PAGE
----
There was a man who turned his back on his city, that place where he had been brought up and where his ancestors had always lived as far as he knew. He headed north, following the river towards its source, going out into unknown open country, and dangerous places. His family came with him, but his was the leadership gift and his was the vision; they followed him not knowing where he would lead them.
His name was Abram. Meaning “exalted father”. His story is recorded, as we know, in the book of Genesis, said to be first committed to writing by Moses. In those pre-history days information was memorised and recited aloud: lists, genealogies and stories of the past. They were told or sung around the evening fires. Sir Leonard Woolley, the famous archaeologist, excavated Ur, Abram’s city. He dug it out from under piles of sand in the 1920s. The ziggurat, apparently dedicated to the moon god, Sin, was still there! Although Woolley is said to have had a vivid imagination coloured by his Christian belief and upbringing, he made some amazing finds (and won a knighthood). It is clear that Ur was a flourishing city, and Abram left it.
Abram was listening to a voice. In Ur they worshipped the Moon God but Abram longed to hear another voice; the voice of the One who created the Universe, the One who is God above all gods. His Name in the Hebrew is one that Jews will not attempt to pronounce, the name later revealed to Moses at the burning bush – it means “I am” and it uses the root of the Hebrew word “to be”. When Abram began to listen, he perceived that he must get outside Ur to hear better, so he went on his journey and as he went he kept calling on the All-Living One. As he listened he heard and believed that he was going to a land “that I shall show you”. There came a promise…an amazing promise…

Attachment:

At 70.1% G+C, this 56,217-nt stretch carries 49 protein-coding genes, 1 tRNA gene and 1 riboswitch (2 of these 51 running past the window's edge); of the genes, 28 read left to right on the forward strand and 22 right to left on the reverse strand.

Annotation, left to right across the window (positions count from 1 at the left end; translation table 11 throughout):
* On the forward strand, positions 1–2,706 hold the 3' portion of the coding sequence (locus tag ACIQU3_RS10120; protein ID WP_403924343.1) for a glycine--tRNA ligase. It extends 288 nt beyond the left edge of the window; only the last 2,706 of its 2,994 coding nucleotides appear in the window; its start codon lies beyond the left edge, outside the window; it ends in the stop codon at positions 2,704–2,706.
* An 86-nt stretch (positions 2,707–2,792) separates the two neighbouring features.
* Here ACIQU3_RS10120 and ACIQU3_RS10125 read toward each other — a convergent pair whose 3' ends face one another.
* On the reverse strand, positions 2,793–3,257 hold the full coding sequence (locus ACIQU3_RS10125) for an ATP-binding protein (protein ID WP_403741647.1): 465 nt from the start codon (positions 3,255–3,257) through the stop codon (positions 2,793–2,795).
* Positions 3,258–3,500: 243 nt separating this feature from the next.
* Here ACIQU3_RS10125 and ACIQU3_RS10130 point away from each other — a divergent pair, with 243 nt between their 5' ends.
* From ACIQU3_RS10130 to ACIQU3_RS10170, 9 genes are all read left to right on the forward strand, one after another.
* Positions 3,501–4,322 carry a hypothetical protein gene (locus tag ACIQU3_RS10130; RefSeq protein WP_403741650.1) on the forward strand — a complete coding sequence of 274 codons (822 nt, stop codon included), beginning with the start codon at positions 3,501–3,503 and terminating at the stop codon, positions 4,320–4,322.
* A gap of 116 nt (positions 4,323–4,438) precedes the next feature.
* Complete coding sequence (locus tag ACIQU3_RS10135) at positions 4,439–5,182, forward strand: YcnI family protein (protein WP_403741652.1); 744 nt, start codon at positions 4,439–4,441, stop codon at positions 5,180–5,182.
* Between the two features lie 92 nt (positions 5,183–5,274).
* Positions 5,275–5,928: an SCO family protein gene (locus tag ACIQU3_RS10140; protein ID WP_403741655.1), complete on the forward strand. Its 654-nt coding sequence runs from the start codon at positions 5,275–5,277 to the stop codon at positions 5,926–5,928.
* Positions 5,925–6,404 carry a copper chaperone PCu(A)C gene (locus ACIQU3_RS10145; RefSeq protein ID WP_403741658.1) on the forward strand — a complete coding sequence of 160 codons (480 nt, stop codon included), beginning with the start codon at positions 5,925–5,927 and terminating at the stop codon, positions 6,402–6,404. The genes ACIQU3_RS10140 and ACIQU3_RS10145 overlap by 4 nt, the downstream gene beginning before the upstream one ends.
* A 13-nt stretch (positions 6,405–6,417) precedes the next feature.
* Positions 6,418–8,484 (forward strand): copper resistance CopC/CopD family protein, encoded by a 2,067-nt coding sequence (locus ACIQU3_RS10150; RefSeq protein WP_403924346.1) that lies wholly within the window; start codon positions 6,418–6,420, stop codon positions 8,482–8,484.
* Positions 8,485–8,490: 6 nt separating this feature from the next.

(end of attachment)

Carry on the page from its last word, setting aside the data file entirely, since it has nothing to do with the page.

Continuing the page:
“I will make you a great nation. I will bless you and make your name great; and you shall be a blessing. I will bless those who bless you, and I will curse him who curses you, and in you all the families of the earth shall be blessed.” (Genesis 12:1-3)
His family had made their living in Ur, but they now became nomads. They acquired flocks and herds, lived in tents, and moved from place to place. They followed the course of the Euphrates until, quite near the source, Abram’s father died. I can’t help but wonder if Abram and his family thought they were going to find the fabulous garden – Eden – the place from which Adam had been banished. Surely Eden and the story of the garden were often talked of around their campfires. The Euphrates and the Tigris, had sprung from there (together, with two other rivers the Pishon and the Gihon which have disappeared, though there are traces of ancient river beds in that region, only to be seen from the air). The idea of the garden planned in four parts has persisted throughout history. Did Abram think, at first, that his quest would be to find the Garden?
Then Terah died. Abram was now the Head of his family. The story we have been told never explains why they then changed direction. The little family group did not go further north, but turned west. Did God tell Abram that Eden was not to be found on Earth any more? It is not recorded, but somehow Abram knew that he was to head west, and they came to the land of Canaan, going as far as Shechem – to the terebinth tree of Moreh. These were days without maps. Trees and rocks were used as markers of the way, rivers and mountains were boundaries.